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High Efficiency Minichannel and Mini-Impingement Cooling Systems for Hybrid Electric Vehicle Electronics

[+] Author Affiliations
Srinath V. Ekkad, Pritish Parida, Khai Ngo

Virginia Tech, Blacksburg, VA

Paper No. ICNMM2012-73041, pp. 669-679; 11 pages
doi:10.1115/ICNMM2012-73041
From:
  • ASME 2012 10th International Conference on Nanochannels, Microchannels, and Minichannels collocated with the ASME 2012 Heat Transfer Summer Conference and the ASME 2012 Fluids Engineering Division Summer Meeting
  • ASME 2012 10th International Conference on Nanochannels, Microchannels, and Minichannels
  • Rio Grande, Puerto Rico, USA, July 8–12, 2012
  • Conference Sponsors: Heat Transfer Division, Fluids Engineering Division
  • ISBN: 978-0-7918-4479-3
  • Copyright © 2012 by ASME

abstract

Over the years, electronic equipment, especially semiconductor based devices, have found their applications in almost all fields of research. The demand for more power and performance from such electronic equipment has constantly been growing resulting in an increased amount of heat dissipation from these devices. While conventional cooling solutions have performed the task of heat removal, no straightforward extension has been possible for significantly high heat fluxes dissipated by smaller and more efficient electronic devices. Thermal management of high-density power control unit for hybrid electric vehicle is one such challenging application. Over the last few years, the performance of this power control unit has been improved and size has been reduced to attain higher efficiency and performance causing the heat dissipation as well as heat density to increase significantly. Efforts are constantly being made to reduce the PCU size even further and also to reduce the manufacturing costs. As a consequence, heat density will go up (∼200–250 W/cm2) and thus, a better high performance cooler/heat exchanger is required which can operate under the existing cooling system design (pressure drop limitation) and at the same time, maintain active devices temperature within optimum range (<120–125°C) for higher reliability.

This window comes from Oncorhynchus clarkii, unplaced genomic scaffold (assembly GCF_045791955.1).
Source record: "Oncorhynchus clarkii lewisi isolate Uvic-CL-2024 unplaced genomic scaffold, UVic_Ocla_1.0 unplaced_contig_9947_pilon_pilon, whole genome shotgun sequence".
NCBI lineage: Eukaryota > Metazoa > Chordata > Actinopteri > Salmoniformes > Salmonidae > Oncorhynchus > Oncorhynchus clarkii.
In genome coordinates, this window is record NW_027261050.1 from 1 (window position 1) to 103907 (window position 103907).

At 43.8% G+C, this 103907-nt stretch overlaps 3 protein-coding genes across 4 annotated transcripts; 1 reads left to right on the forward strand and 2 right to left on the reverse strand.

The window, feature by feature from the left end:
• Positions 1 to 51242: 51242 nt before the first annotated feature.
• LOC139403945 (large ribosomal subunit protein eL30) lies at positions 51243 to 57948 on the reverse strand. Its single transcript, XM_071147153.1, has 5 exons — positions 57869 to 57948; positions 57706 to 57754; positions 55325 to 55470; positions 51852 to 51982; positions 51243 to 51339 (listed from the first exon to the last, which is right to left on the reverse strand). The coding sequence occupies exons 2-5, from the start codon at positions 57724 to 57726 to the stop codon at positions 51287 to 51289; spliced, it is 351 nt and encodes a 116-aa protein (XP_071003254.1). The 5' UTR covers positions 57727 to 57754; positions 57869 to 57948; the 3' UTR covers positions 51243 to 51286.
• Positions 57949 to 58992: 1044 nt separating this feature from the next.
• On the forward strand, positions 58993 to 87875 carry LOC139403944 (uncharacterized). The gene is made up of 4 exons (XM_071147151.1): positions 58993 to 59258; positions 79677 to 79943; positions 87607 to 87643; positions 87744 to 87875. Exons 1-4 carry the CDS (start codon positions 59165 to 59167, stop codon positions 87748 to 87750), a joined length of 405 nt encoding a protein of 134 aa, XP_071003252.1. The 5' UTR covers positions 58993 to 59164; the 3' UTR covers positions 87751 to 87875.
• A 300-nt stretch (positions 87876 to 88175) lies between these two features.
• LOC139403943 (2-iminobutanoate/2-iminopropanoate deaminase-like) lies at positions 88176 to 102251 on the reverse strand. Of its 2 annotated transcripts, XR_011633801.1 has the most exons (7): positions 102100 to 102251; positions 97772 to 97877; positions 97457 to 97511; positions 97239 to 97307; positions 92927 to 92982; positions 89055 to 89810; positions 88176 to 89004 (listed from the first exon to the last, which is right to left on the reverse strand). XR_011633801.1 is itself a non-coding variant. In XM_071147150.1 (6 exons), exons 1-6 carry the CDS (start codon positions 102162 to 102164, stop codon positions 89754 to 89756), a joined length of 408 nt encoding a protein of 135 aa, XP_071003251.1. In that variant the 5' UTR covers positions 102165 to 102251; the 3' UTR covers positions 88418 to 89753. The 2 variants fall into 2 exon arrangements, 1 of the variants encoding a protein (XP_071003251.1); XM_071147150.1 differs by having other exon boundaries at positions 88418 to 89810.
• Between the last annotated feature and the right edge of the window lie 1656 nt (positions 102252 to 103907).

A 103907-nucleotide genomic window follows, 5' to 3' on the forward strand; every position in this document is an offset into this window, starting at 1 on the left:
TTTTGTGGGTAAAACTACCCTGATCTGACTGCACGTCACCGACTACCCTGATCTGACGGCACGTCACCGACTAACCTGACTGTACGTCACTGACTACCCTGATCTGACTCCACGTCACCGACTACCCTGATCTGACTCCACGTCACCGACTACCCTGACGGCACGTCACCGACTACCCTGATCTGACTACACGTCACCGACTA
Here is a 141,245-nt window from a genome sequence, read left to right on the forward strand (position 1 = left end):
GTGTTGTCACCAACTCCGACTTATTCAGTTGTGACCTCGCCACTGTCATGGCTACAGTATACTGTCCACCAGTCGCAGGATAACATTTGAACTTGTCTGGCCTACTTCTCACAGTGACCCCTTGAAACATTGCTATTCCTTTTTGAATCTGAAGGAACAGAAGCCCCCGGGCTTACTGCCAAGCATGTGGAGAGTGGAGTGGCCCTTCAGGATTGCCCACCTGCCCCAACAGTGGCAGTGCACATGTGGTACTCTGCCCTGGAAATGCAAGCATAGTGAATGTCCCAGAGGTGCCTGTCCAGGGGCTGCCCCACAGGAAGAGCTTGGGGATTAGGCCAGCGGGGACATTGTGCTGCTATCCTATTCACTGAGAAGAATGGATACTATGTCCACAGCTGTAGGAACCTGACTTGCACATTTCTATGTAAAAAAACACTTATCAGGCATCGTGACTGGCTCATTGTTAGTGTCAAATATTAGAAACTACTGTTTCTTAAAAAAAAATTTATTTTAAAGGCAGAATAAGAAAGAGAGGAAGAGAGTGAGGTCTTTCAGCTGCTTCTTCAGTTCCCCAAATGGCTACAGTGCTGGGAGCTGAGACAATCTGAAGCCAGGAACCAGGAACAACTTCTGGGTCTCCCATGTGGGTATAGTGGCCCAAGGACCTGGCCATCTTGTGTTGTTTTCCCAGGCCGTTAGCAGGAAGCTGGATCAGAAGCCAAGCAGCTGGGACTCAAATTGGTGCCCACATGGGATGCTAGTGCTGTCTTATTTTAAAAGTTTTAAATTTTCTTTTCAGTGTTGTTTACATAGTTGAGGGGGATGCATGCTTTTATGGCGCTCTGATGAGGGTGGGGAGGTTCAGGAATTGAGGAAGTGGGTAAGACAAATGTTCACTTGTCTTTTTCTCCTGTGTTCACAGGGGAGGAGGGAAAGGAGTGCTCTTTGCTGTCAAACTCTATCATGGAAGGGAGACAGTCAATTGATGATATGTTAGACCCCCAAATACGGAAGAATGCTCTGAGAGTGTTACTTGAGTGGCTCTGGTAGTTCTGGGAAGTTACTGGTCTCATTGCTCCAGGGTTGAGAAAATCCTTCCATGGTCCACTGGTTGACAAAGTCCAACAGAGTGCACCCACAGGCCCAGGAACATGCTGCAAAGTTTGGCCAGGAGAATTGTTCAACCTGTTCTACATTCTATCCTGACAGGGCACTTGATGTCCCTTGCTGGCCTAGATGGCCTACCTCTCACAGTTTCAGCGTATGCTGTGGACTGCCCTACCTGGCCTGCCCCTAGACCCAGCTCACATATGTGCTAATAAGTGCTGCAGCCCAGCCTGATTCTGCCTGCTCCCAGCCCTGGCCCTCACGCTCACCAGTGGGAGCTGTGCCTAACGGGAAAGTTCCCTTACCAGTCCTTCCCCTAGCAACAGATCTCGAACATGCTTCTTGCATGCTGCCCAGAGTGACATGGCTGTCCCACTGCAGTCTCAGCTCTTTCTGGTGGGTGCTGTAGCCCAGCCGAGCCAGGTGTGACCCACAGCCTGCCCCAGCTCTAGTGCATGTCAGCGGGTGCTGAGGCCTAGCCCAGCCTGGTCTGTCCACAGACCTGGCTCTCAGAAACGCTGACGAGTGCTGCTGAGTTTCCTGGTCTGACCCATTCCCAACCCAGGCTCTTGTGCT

The focus of this paper is to discuss the development of various cooling options for high heat flux dissipating devices with severe size constraints. A parametric and optimization study on the selected designs was performed. Finally, the optimized cooler/heat exchanger was tested under actual running conditions. The methodology was to explore various high performance cooling options such as impinging jets, pin fins, and ribbed mini-channels and to arrive at new promising, conceptual designs. These new designs were then compared against similar conventional designs both numerically and experimentally. Additionally, conjugate heat transfer simulations were performed on partial packaging model to compare the various designs. Experiments were also performed to validate the simulation models and characterize the meshing parameters to perform cost and time effective calculations/simulations.

Copyright © 2012 by ASME

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